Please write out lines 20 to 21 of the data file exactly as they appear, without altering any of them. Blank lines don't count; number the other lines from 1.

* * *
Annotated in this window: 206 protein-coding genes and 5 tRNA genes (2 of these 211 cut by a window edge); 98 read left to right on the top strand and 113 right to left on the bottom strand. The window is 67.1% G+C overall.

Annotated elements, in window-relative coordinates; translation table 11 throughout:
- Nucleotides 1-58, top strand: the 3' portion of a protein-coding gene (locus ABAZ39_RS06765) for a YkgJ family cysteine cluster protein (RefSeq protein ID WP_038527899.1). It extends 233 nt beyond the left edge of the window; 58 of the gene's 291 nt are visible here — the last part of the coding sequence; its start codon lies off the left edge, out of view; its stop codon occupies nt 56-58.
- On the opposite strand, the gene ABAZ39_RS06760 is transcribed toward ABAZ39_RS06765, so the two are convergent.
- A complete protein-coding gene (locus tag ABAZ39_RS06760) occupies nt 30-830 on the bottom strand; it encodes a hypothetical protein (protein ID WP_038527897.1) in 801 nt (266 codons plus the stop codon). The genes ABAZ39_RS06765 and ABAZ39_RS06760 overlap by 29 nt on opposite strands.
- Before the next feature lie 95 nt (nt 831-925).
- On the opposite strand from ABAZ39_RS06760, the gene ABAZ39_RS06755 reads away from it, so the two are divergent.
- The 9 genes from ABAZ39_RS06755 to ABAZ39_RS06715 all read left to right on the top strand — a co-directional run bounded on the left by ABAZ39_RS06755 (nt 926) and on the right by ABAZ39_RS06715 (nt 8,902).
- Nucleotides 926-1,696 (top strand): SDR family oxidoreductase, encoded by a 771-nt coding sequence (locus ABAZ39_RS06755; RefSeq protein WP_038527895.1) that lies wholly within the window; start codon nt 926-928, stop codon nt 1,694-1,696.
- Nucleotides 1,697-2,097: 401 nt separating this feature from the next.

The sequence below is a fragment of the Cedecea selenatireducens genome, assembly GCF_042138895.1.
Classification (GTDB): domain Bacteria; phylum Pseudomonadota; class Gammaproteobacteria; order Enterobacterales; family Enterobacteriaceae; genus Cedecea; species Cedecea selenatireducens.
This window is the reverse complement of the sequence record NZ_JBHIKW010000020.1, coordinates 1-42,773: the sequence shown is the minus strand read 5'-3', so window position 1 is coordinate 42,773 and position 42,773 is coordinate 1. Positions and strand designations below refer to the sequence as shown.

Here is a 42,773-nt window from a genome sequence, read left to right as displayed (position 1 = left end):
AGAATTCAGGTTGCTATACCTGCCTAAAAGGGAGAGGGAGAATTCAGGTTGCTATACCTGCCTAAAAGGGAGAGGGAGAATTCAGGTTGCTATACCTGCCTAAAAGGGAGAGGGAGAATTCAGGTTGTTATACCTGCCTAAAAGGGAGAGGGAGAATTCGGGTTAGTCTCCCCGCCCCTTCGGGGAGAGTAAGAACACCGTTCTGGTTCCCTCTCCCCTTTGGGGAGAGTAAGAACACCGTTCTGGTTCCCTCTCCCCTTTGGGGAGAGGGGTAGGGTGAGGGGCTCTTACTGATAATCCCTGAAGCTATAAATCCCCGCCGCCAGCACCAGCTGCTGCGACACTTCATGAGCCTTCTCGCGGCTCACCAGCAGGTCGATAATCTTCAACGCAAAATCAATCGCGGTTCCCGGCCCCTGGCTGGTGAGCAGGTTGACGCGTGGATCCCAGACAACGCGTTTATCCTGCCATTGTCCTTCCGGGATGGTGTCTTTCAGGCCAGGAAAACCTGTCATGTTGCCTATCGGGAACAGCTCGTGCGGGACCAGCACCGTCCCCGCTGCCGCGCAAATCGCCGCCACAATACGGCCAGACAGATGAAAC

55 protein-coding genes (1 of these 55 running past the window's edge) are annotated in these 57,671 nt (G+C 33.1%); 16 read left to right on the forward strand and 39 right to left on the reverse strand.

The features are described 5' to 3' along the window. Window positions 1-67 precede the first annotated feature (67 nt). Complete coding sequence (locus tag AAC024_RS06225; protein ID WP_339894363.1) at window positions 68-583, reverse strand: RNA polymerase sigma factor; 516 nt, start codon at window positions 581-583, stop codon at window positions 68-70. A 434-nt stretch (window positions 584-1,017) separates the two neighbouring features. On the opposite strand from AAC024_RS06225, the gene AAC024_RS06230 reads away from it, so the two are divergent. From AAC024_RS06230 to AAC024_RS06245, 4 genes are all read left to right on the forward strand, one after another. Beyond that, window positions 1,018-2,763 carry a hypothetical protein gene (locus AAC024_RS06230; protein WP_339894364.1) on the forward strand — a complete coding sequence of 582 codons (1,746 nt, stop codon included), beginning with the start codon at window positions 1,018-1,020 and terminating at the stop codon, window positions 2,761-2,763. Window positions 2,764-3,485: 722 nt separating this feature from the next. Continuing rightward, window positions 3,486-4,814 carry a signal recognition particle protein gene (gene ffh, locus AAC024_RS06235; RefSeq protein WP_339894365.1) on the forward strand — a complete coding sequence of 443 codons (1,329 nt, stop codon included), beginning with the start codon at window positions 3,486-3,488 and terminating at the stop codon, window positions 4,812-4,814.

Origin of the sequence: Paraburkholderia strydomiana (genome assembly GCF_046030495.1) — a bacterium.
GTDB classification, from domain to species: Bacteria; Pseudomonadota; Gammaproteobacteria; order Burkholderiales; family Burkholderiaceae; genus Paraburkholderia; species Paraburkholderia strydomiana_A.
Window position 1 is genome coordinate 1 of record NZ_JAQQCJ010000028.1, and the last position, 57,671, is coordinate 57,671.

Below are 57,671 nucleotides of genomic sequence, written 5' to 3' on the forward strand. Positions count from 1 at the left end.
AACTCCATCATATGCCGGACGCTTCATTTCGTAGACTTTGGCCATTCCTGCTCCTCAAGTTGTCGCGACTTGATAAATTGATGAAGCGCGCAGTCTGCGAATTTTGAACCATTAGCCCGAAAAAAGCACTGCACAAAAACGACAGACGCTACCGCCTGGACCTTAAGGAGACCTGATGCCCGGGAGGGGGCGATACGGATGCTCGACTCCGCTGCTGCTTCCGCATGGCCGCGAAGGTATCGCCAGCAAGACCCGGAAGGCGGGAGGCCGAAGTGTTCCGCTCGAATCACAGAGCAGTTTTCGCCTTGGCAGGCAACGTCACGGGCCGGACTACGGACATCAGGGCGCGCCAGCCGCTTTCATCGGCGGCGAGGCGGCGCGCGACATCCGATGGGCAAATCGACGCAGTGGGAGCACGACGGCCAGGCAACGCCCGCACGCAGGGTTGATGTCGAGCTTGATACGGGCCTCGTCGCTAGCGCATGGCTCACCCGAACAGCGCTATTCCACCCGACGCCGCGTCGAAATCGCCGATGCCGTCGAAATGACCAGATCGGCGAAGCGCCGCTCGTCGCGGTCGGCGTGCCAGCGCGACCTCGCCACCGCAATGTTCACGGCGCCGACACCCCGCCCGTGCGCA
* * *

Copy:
Window position 1 is genome coordinate 1 of record NZ_JAQQCJ010000028.1, and the last position, 57,671, is coordinate 57,671.

Below are 57,671 nucleotides of genomic sequence, written 5' to 3' on the forward strand. Positions count from 1 at the left end.